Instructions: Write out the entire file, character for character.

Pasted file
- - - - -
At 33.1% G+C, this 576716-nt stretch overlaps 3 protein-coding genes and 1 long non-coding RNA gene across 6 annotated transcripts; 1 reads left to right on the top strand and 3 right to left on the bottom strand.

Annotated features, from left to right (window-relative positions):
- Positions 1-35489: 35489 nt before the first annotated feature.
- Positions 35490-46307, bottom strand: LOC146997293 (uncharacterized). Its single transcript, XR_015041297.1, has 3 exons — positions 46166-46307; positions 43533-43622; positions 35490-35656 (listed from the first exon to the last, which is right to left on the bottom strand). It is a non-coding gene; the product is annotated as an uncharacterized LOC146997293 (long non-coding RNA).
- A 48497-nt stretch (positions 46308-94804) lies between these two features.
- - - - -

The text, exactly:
At 33.1% G+C, this 576716-nt stretch overlaps 3 protein-coding genes and 1 long non-coding RNA gene across 6 annotated transcripts; 1 reads left to right on the top strand and 3 right to left on the bottom strand.

Annotated features, from left to right (window-relative positions):
- Positions 1-35489: 35489 nt before the first annotated feature.
- Positions 35490-46307, bottom strand: LOC146997293 (uncharacterized). Its single transcript, XR_015041297.1, has 3 exons — positions 46166-46307; positions 43533-43622; positions 35490-35656 (listed from the first exon to the last, which is right to left on the bottom strand). It is a non-coding gene; the product is annotated as an uncharacterized LOC146997293 (long non-coding RNA).
- A 48497-nt stretch (positions 46308-94804) lies between these two features.